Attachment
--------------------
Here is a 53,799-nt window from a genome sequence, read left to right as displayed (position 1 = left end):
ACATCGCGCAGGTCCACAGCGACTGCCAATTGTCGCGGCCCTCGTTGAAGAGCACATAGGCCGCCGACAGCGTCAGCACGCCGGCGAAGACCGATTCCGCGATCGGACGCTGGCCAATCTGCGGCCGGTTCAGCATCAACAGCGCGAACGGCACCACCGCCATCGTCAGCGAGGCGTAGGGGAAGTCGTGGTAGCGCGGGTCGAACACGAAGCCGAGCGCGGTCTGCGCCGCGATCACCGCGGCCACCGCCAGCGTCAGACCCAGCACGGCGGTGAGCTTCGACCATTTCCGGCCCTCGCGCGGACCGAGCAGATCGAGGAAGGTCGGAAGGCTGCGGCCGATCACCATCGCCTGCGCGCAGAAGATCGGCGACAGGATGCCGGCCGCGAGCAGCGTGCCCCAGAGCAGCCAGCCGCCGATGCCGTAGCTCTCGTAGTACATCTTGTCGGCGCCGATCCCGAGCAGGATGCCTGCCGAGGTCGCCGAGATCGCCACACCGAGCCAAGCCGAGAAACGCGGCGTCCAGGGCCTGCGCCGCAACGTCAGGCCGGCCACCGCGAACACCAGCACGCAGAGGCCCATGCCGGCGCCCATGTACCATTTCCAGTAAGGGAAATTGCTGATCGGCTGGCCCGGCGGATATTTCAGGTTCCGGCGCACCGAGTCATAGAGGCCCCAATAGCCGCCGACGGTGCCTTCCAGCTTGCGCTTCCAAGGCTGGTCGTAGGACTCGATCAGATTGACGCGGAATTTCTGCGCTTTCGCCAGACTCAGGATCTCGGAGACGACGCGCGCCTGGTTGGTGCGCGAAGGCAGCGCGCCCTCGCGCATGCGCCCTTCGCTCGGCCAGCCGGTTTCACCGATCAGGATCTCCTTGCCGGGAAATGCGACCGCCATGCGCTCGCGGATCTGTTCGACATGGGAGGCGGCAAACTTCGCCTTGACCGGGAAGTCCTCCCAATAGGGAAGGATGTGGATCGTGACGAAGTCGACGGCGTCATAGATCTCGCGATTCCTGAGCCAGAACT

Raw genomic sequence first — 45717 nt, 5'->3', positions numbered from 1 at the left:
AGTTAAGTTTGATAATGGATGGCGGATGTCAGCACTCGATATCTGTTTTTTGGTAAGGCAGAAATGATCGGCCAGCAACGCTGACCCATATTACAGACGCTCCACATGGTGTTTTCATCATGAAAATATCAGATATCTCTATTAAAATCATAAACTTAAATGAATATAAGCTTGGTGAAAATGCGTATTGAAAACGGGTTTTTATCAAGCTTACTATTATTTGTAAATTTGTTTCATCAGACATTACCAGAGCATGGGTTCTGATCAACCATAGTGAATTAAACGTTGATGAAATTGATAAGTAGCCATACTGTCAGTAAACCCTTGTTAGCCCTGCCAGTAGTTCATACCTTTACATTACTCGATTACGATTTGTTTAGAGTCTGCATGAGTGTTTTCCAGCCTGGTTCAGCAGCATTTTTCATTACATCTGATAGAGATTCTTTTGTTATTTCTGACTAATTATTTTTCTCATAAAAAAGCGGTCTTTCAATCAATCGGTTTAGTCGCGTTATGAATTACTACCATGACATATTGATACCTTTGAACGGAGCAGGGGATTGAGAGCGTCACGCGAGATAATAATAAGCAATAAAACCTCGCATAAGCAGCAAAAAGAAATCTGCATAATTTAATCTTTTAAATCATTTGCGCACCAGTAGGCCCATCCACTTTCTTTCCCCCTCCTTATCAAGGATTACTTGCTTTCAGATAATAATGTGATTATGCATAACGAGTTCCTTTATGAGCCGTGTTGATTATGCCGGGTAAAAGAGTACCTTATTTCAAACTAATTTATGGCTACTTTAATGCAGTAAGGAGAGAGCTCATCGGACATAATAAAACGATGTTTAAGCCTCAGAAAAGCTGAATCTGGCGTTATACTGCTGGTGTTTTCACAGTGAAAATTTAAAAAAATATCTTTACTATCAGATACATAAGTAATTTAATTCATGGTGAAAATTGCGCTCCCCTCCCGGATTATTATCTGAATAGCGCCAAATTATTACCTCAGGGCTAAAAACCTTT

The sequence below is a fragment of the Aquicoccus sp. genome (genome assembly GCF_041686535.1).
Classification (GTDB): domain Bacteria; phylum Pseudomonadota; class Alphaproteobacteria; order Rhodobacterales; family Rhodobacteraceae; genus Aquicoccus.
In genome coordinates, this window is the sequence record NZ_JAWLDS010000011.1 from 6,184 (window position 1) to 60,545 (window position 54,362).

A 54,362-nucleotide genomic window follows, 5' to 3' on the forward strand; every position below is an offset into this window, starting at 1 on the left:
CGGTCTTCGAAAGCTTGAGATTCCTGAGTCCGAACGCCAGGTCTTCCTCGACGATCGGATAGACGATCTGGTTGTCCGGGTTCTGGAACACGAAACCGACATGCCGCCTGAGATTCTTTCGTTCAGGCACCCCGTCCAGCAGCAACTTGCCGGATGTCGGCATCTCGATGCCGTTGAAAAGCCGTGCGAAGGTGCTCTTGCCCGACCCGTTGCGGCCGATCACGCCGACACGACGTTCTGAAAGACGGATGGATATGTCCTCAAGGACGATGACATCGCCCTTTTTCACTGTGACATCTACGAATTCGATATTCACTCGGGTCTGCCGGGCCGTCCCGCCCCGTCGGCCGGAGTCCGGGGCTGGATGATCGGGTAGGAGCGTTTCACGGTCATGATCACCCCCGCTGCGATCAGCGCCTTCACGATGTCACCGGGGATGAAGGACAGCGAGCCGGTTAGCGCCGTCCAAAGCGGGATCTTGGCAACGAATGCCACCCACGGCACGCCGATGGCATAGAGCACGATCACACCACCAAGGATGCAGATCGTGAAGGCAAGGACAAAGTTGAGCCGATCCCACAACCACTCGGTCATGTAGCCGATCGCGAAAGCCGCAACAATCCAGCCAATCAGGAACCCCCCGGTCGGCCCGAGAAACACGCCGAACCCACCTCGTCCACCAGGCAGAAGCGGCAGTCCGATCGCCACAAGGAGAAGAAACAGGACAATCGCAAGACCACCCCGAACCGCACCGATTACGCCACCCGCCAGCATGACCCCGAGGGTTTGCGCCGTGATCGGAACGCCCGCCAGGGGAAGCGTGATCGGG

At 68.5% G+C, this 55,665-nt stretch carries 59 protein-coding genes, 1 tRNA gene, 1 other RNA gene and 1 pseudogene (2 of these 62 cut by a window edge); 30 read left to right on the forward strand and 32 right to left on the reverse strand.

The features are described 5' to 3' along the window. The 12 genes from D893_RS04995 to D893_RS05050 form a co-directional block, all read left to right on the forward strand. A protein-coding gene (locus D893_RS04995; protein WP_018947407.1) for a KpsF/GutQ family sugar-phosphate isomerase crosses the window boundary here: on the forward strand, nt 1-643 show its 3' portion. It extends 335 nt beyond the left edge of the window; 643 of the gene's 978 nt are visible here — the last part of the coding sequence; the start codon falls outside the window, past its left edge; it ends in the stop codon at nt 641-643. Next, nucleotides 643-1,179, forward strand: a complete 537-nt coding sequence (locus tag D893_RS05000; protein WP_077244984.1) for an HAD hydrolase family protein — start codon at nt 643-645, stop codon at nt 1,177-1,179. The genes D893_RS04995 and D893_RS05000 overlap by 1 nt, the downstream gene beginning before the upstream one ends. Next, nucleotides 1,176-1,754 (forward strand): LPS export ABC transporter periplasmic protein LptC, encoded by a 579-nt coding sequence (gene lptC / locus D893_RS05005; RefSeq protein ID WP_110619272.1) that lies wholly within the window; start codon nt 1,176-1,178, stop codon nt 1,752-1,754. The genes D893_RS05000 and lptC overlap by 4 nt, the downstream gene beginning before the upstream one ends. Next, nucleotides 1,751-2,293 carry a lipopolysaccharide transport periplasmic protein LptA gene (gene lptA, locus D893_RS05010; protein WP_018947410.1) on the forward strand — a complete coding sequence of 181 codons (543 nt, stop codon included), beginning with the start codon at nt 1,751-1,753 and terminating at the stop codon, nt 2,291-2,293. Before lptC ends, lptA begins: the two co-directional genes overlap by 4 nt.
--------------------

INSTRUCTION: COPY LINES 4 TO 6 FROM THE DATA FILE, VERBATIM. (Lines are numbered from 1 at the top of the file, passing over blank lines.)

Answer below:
AGTTAAGTTTGATAATGGATGGCGGATGTCAGCACTCGATATCTGTTTTTTGGTAAGGCAGAAATGATCGGCCAGCAACGCTGACCCATATTACAGACGCTCCACATGGTGTTTTCATCATGAAAATATCAGATATCTCTATTAAAATCATAAACTTAAATGAATATAAGCTTGGTGAAAATGCGTATTGAAAACGGGTTTTTATCAAGCTTACTATTATTTGTAAATTTGTTTCATCAGACATTACCAGAGCATGGGTTCTGATCAACCATAGTGAATTAAACGTTGATGAAATTGATAAGTAGCCATACTGTCAGTAAACCCTTGTTAGCCCTGCCAGTAGTTCATACCTTTACATTACTCGATTACGATTTGTTTAGAGTCTGCATGAGTGTTTTCCAGCCTGGTTCAGCAGCATTTTTCATTACATCTGATAGAGATTCTTTTGTTATTTCTGACTAATTATTTTTCTCATAAAAAAGCGGTCTTTCAATCAATCGGTTTAGTCGCGTTATGAATTACTACCATGACATATTGATACCTTTGAACGGAGCAGGGGATTGAGAGCGTCACGCGAGATAATAATAAGCAATAAAACCTCGCATAAGCAGCAAAAAGAAATCTGCATAATTTAATCTTTTAAATCATTTGCGCACCAGTAGGCCCATCCACTTTCTTTCCCCCTCCTTATCAAGGATTACTTGCTTTCAGATAATAATGTGATTATGCATAACGAGTTCCTTTATGAGCCGTGTTGATTATGCCGGGTAAAAGAGTACCTTATTTCAAACTAATTTATGGCTACTTTAATGCAGTAAGGAGAGAGCTCATCGGACATAATAAAACGATGTTTAAGCCTCAGAAAAGCTGAATCTGGCGTTATACTGCTGGTGTTTTCACAGTGAAAATTTAAAAAAATATCTTTACTATCAGATACATAAGTAATTTAATTCATGGTGAAAATTGCGCTCCCCTCCCGGATTATTATCTGAATAGCGCCAAATTATTACCTCAGGGCTAAAAACCTTT

The sequence below is a fragment of the Aquicoccus sp. genome (genome assembly GCF_041686535.1).
Classification (GTDB): domain Bacteria; phylum Pseudomonadota; class Alphaproteobacteria; order Rhodobacterales; family Rhodobacteraceae; genus Aquicoccus.